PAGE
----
Organic Farming

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Organic Farming - Controversies, Entry Barriers, Benefits, and Examples

Alfalfa, wheat, and hay are the most planted organic crops in the United States, partially because of their role in crop rotation. Details on controversies, barriers, and benefits of organic farming are provided below.


Ineffective Oversight

  • There are legitimate concerns that the USDA Organic label may be on foods that are not actually organic due to a lack of oversight by the National Organic Program (NOP) of the USDA. One example is three farmers that pleaded guilty to food fraud in 2018 after passing off conventionally grown corn and soybeans as organic. The Washington Post published an article in mid 2017, that is unfortunately paywalled, that went in depth on problems with the inspection system.
  • This was chosen as a controversy because if consumers can't trust that food labeled organic actually is organic, then the industry will be at risk. Studies show that the review and inspection process can be improved which can increase trust in the labels. Currently, only 26% of consumers trust organic food labels.

Organic Imports

  • Although importing organic food in and of itself is not controversial, the issue arises because there are concerns around whether the imported food is actually meeting U.S. organic standards. One concern is that there are some foods that "are routinely sprayed with chemicals during the process of clearing customs." Additionally, there is a problem with fraud regarding imported crops, with grain feed being one area that has had a particular problem.
  • This was chosen as a controversy because fraudulent organic products can erode the public's trust in the organic label which will ultimately hurt the farmers. Trust in the food regulatory authorities in the U.S. has already suffered some erosion.

Entry Barriers

Transition Period

  • For conventional farmers who wish to transition to producing organic crops and receive certification, there is a three-year period where they must farm using organic standards, but they will not be eligible for certification. Due to the increased expenses associated with farming organically, this period without certification can be costly. The farm will not have the benefit of the organic label but is still expected to follow all organic regulations.
  • Another reason this transition period is costly to farmers is that the crop yield usually decreases, so they have less product to sell. This period of increased costs and reduced income can be a barrier for farmers who want to transition to organic production.

Management Barriers

  • To receive organic certification, the record-keeping requirements are extensive as compared to what is expected of conventional farmers. These records include things like crop inputs, crop rotation, and how they plan to keep organic crops from being tainted by conventional crop management.
  • Additionally, for farms that produce both organic and conventional crops, separate storage areas are required to avoid contamination.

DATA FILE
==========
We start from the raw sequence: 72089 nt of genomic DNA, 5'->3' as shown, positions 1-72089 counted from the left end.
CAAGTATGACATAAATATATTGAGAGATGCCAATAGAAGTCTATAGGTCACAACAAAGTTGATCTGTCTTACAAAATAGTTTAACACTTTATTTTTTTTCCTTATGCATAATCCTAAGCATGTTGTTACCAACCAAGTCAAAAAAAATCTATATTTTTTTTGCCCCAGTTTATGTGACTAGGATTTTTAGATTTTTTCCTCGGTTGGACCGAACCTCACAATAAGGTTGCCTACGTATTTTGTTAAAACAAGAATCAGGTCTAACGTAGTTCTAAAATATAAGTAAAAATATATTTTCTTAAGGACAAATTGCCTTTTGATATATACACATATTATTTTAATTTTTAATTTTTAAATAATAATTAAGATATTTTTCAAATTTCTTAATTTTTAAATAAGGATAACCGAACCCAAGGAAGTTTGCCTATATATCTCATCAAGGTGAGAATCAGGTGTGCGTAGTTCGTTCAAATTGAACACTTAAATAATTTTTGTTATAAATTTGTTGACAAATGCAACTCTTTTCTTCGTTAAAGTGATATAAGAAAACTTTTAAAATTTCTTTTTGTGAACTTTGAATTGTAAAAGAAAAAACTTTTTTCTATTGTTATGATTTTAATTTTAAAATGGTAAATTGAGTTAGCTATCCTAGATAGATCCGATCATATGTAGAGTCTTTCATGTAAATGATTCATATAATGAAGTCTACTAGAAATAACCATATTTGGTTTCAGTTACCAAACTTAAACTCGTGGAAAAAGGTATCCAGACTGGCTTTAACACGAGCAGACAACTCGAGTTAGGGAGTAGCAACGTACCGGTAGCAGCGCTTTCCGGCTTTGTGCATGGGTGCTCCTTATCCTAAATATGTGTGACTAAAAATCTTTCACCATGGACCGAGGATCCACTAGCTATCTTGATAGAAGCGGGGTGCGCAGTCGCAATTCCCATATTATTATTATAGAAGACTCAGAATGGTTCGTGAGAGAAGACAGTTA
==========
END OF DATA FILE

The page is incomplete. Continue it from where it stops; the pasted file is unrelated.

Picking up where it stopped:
• The learning curve for growing organic crops can be a significant obstacle for farmers who have spent their lives growing conventional crops. There is not a robust support system to learn the new techniques needed, although there has been some improvement in this area in recent years.
  • All these items mean increased costs, which can keep farmers from making the jump to organic farming.


  • In early 2018, it was reported that "organic farming is much more efficient at recycling nitrogen than conventional farming," which is ultimately very good for the environment. The study found that between 80% and 95% of organic crops nitrogen needs are met by recycled nitrogen sources, including compost and manure. Conventional crops rely much more heavily on newly created nitrogen, such as from synthetic fertilizers.
  • There are also other environmental benefits of organic farming which include reducing soil erosion; reducing human and animal exposure to toxic chemicals; and maintaining and improving soil structure.

Most Planted Crops

  • Alfalfa and hay together accounted for 35% of all harvested organic crops in the United States in 2019. The main reason for this is that both of these crops are utilized as rotational crops to maintain soil integrity.
  • Wheat is another crop that is used as a rotational crop in some locations, typically in the central Plains. However, wheat is also a crop planted for human consumption, and it accounts for about 19% of the overall organic acreage in the U.S.
  • Since not all crops planted are done so for human consumption, additional data on the largest organic crops based on sales was also found. This data indicates that annual revenue from organic apples is $327 million, followed by lettuce at $277 million, strawberries at $242 million, and grapes at $218 million. This data does not indicate what portion of sales are due to domestically grown versus imported crops.
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Insights and Trends - Organic Farming

Three trends in the organic farming market include the lower adoption rates of some product sectors, high level of direct-to-consumer marketing, and high farm and retail premiums.


  • The organic farming market in the US has been developing for some years. During this period, there were differences in the adoption rates of organic farming methods over conventional methods for some sectors.
  • For example, the market for vegetables, fruits saw higher organic farming adoption rates of 6% and 4%, respectively, compared to 0.3% for corn and soybeans, which are the most abundant crops produced in the US.
  • Despite potentially higher rates of return, farmers in the US have been slow to adopt organic production methods for corn and soybeans.